The motherfucker stared at me for a minute, then asked me not to shout at him. I was visibly upset and (by this time) had a headache, so shouting wouldn’t help with the headache. (In other words, I wasn’t shouting at the motherfucker.) I told him that I wasn’t shouting & wanted to know if he was writing that ticket for my car because I’d just gone around the corner and had proof that I paid for parking. He explained that I had to park right in front of the ticket box and couldn’t park on my street. I was too upset & furious and felt too helpless & disrespected & low to argue with the motherfucker, so I just said “I can’t win. Ever.” and walked to my car with more tears.

I parked in front of the stupid box for about 1/2 hour and cried while trying to gain back some composure. My co-worker D, who I called & spoke with a few times during the situation, called me again and told me to try finding a parking spot on a street with no signs, if I could gain enough composure to drive. I waited a few minutes, drove off, and was lucky enough to find a street near my house where it’s unnecessary to have a parking permit. My American colleague’s husband called me to see what happened (I’d asked D to speak to her at the office) and I cried some more, then I slowly walked back to my street. A walk that’d normally take 2-3 minutes, took 10 minutes because of a mixture of tears, headache, and feeling like shit.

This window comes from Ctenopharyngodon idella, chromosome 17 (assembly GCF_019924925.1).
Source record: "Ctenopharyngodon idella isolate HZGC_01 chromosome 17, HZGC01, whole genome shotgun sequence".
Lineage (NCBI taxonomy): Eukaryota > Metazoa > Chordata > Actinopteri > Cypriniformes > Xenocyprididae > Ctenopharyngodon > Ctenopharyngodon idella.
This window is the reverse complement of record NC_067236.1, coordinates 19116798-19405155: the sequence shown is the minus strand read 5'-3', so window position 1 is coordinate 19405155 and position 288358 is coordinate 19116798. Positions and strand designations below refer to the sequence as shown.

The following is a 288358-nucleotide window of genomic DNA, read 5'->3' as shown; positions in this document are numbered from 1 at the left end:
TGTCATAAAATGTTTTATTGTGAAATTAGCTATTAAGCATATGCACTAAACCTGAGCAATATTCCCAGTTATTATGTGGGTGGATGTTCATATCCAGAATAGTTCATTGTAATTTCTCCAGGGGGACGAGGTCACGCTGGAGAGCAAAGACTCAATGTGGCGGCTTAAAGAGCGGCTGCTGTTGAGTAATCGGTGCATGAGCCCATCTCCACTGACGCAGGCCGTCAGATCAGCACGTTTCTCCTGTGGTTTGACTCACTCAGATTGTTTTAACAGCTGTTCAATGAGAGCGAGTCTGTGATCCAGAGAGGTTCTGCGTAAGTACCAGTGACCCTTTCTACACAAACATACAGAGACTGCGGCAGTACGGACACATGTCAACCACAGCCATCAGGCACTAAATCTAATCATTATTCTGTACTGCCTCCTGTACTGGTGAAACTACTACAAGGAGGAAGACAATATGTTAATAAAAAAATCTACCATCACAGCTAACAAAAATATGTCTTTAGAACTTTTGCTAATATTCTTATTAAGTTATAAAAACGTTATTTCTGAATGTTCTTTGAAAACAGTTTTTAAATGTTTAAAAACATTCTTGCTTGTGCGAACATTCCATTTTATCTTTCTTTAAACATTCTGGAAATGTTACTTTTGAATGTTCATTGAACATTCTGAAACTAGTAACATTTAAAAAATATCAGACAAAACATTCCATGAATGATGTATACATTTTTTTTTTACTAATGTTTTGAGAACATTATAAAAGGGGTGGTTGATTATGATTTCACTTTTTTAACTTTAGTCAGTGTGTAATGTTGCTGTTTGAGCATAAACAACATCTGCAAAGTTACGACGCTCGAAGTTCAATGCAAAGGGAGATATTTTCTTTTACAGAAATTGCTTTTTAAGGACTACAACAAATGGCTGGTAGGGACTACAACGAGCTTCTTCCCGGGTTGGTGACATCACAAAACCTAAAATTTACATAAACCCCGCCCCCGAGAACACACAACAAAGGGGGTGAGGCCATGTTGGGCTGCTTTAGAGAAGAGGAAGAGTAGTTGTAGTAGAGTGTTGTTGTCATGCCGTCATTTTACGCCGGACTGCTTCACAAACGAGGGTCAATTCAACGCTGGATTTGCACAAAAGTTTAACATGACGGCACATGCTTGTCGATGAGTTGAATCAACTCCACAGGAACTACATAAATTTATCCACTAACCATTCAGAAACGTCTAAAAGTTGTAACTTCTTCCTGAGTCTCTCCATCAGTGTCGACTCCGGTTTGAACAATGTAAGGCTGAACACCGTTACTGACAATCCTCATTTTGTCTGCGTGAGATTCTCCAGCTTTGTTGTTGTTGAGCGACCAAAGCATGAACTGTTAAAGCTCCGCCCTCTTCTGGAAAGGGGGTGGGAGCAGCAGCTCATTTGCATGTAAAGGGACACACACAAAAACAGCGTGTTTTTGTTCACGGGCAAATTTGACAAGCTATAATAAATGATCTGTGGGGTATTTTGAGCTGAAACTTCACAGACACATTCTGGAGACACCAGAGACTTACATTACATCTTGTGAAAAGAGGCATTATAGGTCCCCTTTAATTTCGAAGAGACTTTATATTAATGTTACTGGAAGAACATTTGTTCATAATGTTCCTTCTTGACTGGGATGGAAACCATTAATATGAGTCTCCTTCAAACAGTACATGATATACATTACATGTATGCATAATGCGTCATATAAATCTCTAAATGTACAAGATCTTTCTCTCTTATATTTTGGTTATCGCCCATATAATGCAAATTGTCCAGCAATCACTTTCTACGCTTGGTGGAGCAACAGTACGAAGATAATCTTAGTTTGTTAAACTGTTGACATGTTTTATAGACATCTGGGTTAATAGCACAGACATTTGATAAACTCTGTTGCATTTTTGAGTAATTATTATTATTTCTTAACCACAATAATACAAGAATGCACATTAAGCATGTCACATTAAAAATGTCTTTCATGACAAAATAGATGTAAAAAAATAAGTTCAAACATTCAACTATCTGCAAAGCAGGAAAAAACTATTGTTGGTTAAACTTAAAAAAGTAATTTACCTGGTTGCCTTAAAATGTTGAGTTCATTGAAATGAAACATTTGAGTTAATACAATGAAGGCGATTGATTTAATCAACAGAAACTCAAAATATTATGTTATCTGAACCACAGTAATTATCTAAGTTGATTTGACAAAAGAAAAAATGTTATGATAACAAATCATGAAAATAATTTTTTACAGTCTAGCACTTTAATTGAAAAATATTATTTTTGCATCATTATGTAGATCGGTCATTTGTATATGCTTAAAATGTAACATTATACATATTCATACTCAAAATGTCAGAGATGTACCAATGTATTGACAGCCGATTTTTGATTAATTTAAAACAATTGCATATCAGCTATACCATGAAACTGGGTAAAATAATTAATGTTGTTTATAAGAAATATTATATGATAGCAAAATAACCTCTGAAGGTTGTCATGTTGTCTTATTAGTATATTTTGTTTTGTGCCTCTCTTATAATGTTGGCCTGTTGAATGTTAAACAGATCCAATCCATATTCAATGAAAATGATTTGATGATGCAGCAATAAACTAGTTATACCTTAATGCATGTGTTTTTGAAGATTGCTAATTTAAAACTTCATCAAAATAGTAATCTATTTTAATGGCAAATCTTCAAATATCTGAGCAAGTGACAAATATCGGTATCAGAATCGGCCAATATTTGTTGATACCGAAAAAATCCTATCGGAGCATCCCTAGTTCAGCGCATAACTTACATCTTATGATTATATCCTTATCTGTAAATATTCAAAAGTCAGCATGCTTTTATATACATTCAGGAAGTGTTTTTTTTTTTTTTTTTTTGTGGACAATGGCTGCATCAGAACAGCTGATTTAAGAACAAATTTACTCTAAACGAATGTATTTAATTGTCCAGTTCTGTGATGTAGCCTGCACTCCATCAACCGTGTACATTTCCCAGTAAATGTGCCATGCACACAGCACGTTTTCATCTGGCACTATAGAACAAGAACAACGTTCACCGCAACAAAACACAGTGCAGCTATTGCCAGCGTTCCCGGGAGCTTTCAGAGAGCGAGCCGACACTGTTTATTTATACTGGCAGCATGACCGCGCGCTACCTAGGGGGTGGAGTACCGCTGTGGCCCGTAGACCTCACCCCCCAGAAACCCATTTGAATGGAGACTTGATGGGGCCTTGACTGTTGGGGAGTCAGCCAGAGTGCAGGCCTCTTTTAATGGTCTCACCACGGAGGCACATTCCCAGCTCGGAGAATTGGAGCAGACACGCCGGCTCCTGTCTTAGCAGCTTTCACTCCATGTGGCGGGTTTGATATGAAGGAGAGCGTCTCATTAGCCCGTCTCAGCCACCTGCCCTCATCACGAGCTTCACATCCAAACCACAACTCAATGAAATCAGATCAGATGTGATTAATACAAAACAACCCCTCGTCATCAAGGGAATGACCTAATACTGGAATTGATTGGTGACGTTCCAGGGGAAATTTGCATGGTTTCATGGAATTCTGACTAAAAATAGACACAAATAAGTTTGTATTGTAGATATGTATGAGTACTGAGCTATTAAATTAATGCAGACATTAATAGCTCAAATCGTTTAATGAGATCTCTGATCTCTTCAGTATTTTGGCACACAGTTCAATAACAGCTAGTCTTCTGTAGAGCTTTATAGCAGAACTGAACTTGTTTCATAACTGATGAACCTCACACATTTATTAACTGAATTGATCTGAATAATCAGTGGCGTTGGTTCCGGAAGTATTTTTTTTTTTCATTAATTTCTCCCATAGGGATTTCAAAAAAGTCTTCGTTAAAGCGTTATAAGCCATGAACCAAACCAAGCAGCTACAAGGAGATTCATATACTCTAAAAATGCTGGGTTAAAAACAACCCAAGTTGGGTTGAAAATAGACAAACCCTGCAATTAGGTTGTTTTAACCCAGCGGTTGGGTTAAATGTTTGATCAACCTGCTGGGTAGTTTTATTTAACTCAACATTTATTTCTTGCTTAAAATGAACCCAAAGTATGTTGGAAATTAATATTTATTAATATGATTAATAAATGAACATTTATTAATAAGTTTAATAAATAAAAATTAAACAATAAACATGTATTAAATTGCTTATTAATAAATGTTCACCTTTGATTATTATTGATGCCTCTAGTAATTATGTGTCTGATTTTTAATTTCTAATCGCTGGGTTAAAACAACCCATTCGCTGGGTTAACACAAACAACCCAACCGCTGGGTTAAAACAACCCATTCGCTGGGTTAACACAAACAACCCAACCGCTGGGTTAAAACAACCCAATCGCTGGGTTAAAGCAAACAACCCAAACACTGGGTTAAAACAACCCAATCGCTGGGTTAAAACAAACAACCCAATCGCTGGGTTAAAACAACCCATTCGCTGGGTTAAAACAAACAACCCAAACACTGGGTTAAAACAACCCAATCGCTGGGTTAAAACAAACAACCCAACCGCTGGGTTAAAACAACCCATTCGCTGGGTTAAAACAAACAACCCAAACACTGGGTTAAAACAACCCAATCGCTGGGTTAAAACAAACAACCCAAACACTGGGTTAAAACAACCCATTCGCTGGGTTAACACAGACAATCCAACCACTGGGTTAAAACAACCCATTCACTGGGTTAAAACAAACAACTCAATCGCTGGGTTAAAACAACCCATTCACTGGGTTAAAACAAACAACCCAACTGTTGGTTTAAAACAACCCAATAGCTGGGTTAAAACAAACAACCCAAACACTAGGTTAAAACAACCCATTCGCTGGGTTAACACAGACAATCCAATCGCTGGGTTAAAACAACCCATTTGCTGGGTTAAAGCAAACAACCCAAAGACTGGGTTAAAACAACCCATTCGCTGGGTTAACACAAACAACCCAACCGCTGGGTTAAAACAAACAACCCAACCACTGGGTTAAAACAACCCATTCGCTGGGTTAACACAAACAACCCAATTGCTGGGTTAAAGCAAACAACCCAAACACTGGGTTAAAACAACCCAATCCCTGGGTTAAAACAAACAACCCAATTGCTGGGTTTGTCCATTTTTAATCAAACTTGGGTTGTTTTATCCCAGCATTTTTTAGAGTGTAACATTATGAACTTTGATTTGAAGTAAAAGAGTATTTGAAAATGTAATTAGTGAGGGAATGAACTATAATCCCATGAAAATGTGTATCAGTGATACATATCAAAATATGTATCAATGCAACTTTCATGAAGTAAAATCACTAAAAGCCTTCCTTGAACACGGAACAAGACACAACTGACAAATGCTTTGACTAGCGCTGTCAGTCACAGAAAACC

I stayed home for the rest of the day; despite taking a nap, my headache lasted all day and throughout the night. I tried calling family back home, but of course, no one was available. That made me feel abandoned & even more helpless. I was so annoyed that no one was there for me, I decided I didn’t even want to talk about it any more. I didn’t, and still don’t, feel like rehashing the story over again. That’s most of the reason why I’m writing this entry: all of your answers are here.

But it’s never that simple though. The rest of the week hasn’t been all that wonderful either. To be continued in another blog entry…..